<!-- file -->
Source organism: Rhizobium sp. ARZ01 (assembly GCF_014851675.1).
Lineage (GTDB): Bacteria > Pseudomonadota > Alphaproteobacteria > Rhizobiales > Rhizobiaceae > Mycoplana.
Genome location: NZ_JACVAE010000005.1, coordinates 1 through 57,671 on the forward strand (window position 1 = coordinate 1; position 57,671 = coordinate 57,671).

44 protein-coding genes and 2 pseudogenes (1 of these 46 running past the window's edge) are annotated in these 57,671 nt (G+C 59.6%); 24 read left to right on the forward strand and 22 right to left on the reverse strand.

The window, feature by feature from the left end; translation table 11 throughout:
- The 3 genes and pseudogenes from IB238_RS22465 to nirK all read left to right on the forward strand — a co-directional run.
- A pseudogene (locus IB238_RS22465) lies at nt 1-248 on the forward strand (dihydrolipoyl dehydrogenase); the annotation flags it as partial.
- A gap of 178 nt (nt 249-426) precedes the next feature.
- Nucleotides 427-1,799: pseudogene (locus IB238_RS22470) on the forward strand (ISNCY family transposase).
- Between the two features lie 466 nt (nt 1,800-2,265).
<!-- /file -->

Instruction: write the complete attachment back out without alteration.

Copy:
Source organism: Rhizobium sp. ARZ01 (assembly GCF_014851675.1).
Lineage (GTDB): Bacteria > Pseudomonadota > Alphaproteobacteria > Rhizobiales > Rhizobiaceae > Mycoplana.
Genome location: NZ_JACVAE010000005.1, coordinates 1 through 57,671 on the forward strand (window position 1 = coordinate 1; position 57,671 = coordinate 57,671).

44 protein-coding genes and 2 pseudogenes (1 of these 46 running past the window's edge) are annotated in these 57,671 nt (G+C 59.6%); 24 read left to right on the forward strand and 22 right to left on the reverse strand.

The window, feature by feature from the left end; translation table 11 throughout:
- The 3 genes and pseudogenes from IB238_RS22465 to nirK all read left to right on the forward strand — a co-directional run.
- A pseudogene (locus IB238_RS22465) lies at nt 1-248 on the forward strand (dihydrolipoyl dehydrogenase); the annotation flags it as partial.
- A gap of 178 nt (nt 249-426) precedes the next feature.
- Nucleotides 427-1,799: pseudogene (locus IB238_RS22470) on the forward strand (ISNCY family transposase).
- Between the two features lie 466 nt (nt 1,800-2,265).